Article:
Tending to those forgotten
Rose Cemetery used to be the only place in Tarpon Springs where blacks could be buried, now it's one man's project to pay back those who helped him.
By NICOLE JOHNSON
Published October 2, 2005
[Times photo: Scott Keeler]
Alfred Quarterman, 76, president of the Rose Cemetery, ponders the work ahead of him to maintain the cemetery. "My biggest challenge is to keep the grass cut," says Quarterman. "I've not gotten help from the City of Tarpon Springs with the grass. It's been very frustrating."
TARPON SPRINGS - Alfred Quarterman remembers Ms. Henderson's jewels of wisdom.
He remembers how on any given evening you would find Mrs. P.L. Knox smoking cigarettes and drinking Coca-Colas on the front porch.
And he remembers the respect Edward Dorsett got when he walked in a room.
They're long gone now.
But for a time, they took care of him, setting an example and teaching him values that served him well as an adult.
Now he takes care of them.
"A lot of these people did a lot for me," Quarterman says, standing under a droopy Spanish moss beside his family's plot at the Rose Cemetery. "They were people who believed in saving, and buying instead of renting, and helping each other out."
Quarterman, 76, is the cemetery's lone caretaker. The 5-acre swath of uneven land on Jasmine Avenue used to be the only place in Tarpon Springs where blacks could be buried.
But over the years, it had fallen into disarray, with hundreds being buried in unmarked graves.
By the time Quarterman got involved in 1991, it was an overgrown mess.
"It was horrible," he said. "I couldn't believe people had let it get like that."
Quarterman quickly took the lead in gaining nonprofit status for the Rose Cemetery Association. The next move was to kick-start a cleanup and awareness campaign.
These days the cemetery is a lot cleaner. A new 16-foot wrought-iron gate greets visitors. And 630 of the nearly 2,000 graves are marked - an effort spearheaded by Quarterman. The Florida Department of State's Bureau of Historic Preservation placed the cemetery on its registry of heritage sites.
Then there were the weeks of local and national headlines when it was discovered that a black Confederate soldier was buried at Rose.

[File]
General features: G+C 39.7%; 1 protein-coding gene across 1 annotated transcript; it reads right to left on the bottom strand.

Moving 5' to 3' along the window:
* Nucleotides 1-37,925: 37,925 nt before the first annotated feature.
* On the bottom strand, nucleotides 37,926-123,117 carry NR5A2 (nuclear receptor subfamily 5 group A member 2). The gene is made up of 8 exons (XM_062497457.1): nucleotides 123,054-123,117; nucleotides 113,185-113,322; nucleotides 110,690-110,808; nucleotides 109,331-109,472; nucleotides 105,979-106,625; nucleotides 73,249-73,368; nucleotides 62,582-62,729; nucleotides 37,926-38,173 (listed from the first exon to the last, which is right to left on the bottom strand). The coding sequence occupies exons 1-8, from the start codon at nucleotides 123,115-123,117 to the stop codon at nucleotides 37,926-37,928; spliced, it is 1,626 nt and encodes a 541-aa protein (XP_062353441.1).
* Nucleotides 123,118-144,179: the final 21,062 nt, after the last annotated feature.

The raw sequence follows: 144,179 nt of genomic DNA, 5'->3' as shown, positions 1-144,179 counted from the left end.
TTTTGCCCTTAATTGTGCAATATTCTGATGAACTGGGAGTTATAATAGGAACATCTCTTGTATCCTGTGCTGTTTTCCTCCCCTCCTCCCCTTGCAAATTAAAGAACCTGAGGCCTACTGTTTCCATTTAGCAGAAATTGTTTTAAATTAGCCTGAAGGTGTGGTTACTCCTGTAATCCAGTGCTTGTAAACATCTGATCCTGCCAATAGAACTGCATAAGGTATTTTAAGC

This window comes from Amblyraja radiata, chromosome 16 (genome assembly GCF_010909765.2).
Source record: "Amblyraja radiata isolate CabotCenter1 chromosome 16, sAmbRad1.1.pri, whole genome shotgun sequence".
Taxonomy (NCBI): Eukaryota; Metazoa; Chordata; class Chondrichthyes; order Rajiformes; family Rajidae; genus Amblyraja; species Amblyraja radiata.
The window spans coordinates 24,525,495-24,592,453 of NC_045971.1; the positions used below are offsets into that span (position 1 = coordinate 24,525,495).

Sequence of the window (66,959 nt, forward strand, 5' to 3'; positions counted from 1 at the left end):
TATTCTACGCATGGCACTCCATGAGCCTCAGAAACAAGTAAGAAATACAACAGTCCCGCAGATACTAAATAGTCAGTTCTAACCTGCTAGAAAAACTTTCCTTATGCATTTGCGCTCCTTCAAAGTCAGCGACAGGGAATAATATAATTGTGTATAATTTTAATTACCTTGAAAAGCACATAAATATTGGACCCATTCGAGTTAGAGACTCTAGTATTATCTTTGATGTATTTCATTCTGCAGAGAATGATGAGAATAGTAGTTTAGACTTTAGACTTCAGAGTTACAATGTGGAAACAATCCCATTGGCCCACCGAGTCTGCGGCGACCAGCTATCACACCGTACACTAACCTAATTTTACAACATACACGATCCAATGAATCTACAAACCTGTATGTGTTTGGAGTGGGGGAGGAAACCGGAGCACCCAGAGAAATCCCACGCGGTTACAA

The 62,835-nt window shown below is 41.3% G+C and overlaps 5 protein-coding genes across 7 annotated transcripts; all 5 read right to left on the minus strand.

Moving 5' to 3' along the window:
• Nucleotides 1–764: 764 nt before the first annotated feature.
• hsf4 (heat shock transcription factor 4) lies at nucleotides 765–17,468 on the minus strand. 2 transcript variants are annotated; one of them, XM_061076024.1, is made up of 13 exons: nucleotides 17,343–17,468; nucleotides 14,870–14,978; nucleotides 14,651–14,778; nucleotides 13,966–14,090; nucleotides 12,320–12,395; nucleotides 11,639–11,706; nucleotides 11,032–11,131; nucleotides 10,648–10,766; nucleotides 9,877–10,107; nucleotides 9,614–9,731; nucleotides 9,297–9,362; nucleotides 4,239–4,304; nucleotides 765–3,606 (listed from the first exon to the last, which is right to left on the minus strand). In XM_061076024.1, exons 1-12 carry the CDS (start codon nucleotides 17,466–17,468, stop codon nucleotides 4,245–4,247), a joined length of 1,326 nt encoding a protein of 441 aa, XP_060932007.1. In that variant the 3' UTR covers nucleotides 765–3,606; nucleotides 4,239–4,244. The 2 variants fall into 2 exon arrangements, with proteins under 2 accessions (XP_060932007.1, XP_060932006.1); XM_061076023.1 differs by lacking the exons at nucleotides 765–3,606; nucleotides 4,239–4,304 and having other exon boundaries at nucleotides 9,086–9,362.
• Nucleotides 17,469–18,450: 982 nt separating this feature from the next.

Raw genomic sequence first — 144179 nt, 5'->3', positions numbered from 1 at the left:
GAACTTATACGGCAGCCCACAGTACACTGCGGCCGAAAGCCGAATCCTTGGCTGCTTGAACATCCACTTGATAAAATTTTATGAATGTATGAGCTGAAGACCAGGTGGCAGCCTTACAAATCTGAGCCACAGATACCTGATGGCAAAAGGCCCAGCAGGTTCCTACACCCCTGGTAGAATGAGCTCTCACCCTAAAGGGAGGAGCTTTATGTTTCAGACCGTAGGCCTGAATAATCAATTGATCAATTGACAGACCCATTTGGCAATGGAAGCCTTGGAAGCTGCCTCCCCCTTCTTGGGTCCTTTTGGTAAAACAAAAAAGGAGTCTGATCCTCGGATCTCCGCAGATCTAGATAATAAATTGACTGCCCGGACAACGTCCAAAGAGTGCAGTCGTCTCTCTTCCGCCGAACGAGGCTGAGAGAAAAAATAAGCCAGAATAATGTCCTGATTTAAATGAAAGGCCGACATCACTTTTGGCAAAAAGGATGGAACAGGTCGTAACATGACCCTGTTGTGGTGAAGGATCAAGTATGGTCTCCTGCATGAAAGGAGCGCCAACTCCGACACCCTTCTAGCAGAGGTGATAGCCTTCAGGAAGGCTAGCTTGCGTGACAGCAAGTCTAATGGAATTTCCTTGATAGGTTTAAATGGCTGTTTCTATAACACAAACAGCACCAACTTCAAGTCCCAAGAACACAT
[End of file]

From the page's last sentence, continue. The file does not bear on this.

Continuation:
Headlines are harder to come by these days.
Mostly it's a one-man show.
Quarterman, a small-framed ebony man with straight gray hair and eyes that seem to be lit from within, drives down from Holiday about three times a week. He spends the time between tending to the cemetery and doing paperwork at a small rented house-turned-office on Harrison Street.
Walking through the cemetery recently, he sweeps pine needles and dried roses from a new grave. He mourns, not so much for the deceased, but for the people who haven't brought fresh roses.
"They go to the funeral falling down and screaming," he says.
Then they leave the cemetery, have dinner and "they never come back again," he says with a weary look in his eyes.
The calling to care for those easiest to forget is a blessing and a curse to Quarterman.
But it is a calling nonetheless.
When Quarterman and his wife, Hazel, 75, returned to Florida in 1991, he knew he needed to give back.
The couple had moved to New York in their 20s. Those were years spent lindy-hopping at the Savoy Club and having babies. He worked his way up the ladder of the New York City Transit Company, going from bus driver to director of payroll in 20 years.
He kept the lessons he learned growing up close, he said.
As a teen he lived in a rooming house in Clearwater because the city had the closest high school for blacks. He worked at McCrory's Five and Dime to pay the rent. There was little time to goof off.
"My mother wouldn't let me come home most of the time," he says. "She didn't want me to get distracted. She wanted me to learn as much as I could."
But when he did come home it was like everyone in the community was working to keep him on the right track.
"Don't grow up and be a hoodlum," Stella Henderson told him.
Stay in school, said his godmother, Maggie M. Wilson.
Now Henderson and Wilson are buried at Rose.
So are Quarterman's parents, grandparents, eldest son, and a cousin.
He has a space there too.
These days, very few are willing to pay $600 for a space in the cemetery, and volunteers are even harder to come by.
When a big cleanup is needed, Quarterman said it's easier to hire a work crew from the jail than pull together volunteers. Quarterman calls the lack of community support his "downfall."
When the 16-foot iron gate was installed, three millionaires showed up, but none were family of the dead. Quarterman's voice gets sad when he talks about the poor showing for the unveiling of the state registry marker.
"I'm not a terrible fella, but I have to ask, "Is it something about me?"' he says. "Some say it's envy, but I just came back to give."
Some understand the need to help.
"A great deal of this town was built on the backs of those people buried there," said longtime Tarpon Springs resident Tony Leisner, 64, an online instructor for Walden University . "Neglecting the cemetery is a terrible way to acknowledge that."
Leisner helped get the wrought-iron gate built and bringing in ground-penetrating radar to locate lost graves.
The technology also was instrumental in finding another portion of the cemetery dear to Quarterman's heart.
In a small corner close to the fence in the rear of the cemetery are the infant graves. Only one has an aluminum marker. A few crumpled markers, chewed up by a lawn mower, are strewn about. Quarterman doesn't know exactly how many are there, but he wants to find out.
He's hopes one day someone will come along who wants to know, too.
"I'm getting old, let's deal in reality," he said. "This doesn't have to be buried with me."
--Nicole Johnson can be reached at 727 445-4162 or email@example.com
[Last modified October 2, 2005, 01:57:16]
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